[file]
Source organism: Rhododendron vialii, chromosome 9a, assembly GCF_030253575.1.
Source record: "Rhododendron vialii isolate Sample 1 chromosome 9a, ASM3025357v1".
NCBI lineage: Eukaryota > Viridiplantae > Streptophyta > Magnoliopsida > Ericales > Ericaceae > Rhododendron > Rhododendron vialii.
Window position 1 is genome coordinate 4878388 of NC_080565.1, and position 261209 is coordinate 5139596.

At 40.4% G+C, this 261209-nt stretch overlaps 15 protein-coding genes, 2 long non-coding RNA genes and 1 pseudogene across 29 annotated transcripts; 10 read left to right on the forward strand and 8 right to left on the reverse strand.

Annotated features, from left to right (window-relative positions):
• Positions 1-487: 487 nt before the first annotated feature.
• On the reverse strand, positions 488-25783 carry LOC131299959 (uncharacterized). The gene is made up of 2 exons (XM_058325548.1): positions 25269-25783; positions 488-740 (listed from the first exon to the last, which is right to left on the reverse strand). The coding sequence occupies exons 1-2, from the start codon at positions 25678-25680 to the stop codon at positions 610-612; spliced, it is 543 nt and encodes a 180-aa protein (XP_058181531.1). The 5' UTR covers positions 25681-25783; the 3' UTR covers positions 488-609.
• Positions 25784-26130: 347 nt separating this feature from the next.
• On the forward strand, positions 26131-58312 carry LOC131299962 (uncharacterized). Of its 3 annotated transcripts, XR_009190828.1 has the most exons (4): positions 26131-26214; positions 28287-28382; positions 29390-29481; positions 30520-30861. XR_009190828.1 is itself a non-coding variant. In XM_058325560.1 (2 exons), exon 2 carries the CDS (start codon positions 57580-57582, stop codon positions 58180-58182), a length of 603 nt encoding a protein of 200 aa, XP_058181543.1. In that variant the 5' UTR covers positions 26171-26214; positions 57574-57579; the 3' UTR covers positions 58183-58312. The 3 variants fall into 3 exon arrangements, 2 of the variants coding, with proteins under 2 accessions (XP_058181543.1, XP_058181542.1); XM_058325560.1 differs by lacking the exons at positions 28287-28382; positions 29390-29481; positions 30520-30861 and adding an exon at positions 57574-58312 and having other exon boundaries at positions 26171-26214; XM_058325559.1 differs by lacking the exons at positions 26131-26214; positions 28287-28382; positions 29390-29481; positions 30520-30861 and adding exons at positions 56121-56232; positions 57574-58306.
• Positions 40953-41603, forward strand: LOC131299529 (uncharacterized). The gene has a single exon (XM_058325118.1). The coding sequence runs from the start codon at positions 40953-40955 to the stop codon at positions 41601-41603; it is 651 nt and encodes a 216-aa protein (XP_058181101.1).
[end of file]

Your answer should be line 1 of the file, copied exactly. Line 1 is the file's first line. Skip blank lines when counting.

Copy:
Source organism: Rhododendron vialii, chromosome 9a, assembly GCF_030253575.1.